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Phaeochromocytoma found on cardiovascular magnetic resonance in a patient presenting with acute myocarditis: an unusual association
  1. Sophia Khattak,
  2. Iain Sim,
  3. Luke Dancy,
  4. Benjamin Whitelaw,
  5. Dan Sado
  1. Department of Cardiology, King’s College Hospital NHS Foundation Trust, London, UK
  1. Correspondence to Dr Sophia Khattak, sophia.khattak{at}


Myocarditis is inflammation of the cardiac muscle. The symptoms, signs and basic investigation findings can mimic that of myocardial infarction. The most common cause is infection (most commonly viral). Cardiovascular magnetic resonance (CMR) is the gold standard non-invasive diagnostic test for potential acute myocarditis as it allows assessment of myocardial oedema and scar. A man aged 25 years was admitted with chest pain, dizziness, headache, palpitations and sweating. His troponin was mildly positive. A CMR was performed which showed mild myocarditis and a right suprarenal mass which was confirmed to be a phaeochromocytoma based on biochemistry and a dedicated imaging workup. Phaeochromocytoma can lead to cardiac involvement in the form of left ventricular dysfunction, or catecholamine-induced myocarditis.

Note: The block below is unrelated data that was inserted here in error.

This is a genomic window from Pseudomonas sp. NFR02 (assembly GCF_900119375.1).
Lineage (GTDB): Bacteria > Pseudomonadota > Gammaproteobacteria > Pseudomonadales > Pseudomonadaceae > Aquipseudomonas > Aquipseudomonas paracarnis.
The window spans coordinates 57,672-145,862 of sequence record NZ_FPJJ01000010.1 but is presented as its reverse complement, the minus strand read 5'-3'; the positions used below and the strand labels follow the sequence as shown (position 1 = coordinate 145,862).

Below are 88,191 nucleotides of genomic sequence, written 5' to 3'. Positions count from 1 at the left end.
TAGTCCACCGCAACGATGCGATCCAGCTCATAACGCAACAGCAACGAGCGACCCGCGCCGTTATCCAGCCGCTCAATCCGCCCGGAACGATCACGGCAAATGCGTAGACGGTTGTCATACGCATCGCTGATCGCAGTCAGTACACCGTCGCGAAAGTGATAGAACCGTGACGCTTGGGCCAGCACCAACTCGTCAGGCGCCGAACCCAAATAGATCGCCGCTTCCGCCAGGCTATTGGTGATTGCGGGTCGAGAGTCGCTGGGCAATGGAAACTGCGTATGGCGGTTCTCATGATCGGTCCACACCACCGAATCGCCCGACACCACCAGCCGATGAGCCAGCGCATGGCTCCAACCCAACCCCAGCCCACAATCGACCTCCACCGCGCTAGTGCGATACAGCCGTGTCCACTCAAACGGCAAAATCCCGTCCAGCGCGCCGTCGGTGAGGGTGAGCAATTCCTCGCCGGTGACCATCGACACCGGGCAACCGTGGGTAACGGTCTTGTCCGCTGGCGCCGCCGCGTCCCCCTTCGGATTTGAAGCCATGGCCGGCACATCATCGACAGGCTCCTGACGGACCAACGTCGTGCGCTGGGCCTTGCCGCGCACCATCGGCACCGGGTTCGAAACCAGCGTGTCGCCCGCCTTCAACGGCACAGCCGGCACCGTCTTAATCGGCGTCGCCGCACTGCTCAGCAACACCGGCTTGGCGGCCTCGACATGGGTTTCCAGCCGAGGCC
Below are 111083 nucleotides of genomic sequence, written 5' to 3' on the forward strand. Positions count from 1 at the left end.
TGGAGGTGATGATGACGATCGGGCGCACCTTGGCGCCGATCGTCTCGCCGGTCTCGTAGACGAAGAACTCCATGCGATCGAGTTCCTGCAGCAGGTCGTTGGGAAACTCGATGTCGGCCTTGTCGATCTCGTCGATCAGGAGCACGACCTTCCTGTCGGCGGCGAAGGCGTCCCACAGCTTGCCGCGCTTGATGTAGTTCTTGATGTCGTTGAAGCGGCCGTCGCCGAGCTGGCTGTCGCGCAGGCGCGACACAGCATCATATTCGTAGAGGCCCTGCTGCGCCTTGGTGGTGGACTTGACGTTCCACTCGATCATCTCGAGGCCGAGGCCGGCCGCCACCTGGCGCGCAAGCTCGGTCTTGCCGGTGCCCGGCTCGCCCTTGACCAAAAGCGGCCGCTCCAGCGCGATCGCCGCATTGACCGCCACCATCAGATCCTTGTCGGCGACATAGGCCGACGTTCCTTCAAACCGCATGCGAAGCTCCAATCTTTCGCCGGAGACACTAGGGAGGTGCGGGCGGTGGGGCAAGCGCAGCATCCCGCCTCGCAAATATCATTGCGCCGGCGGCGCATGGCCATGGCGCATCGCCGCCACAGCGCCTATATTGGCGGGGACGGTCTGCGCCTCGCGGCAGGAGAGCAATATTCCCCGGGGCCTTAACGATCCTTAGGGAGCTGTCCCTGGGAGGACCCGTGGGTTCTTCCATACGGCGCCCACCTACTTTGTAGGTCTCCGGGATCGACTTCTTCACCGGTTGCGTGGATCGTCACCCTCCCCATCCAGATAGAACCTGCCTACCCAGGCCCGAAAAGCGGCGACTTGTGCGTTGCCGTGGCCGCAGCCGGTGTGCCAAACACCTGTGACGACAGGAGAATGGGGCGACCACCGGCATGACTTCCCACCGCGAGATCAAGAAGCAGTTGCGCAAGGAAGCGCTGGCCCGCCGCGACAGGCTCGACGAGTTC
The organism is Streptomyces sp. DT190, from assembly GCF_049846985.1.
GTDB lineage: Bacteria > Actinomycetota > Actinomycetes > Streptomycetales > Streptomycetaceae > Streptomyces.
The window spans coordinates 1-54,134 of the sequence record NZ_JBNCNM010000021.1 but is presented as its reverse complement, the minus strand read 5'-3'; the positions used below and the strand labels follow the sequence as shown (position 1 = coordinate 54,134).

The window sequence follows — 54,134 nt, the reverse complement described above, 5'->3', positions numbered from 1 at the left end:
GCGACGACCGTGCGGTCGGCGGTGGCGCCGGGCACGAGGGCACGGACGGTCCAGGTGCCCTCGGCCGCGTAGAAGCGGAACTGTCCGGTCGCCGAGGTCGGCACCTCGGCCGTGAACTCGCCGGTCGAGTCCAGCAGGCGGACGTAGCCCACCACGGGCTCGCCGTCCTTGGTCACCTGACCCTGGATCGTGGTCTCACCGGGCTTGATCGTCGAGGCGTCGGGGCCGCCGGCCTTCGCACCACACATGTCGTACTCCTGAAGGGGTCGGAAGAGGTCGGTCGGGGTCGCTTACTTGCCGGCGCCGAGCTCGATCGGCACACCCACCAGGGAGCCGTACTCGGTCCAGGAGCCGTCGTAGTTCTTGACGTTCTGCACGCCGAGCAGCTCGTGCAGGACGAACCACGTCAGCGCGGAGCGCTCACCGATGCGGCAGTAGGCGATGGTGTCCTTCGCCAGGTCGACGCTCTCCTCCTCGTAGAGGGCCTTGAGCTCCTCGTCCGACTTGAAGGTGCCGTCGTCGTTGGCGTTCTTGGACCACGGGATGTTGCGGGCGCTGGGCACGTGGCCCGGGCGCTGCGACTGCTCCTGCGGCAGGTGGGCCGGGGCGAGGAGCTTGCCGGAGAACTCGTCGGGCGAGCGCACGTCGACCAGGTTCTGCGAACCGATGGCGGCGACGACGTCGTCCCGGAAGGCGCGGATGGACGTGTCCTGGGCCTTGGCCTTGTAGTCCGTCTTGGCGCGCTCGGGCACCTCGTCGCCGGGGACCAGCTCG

• heart failure
  • hypertension
  • cardiovascular system
  • endocrine system
  • adrenal disorders
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  • Contributors SK designed and drafted the case report. DS, IS and Dr Whitelaw revised and finalised the report. Dr Whitelaw and LD are new authors, please see additional documents uploaded.

  • Funding This research received no specific grant from any funding agency in the public, commercial or not-for-profit sectors.

  • Competing interests None declared.

  • Patient consent Obtained.

  • Provenance and peer review Not commissioned; externally peer reviewed.

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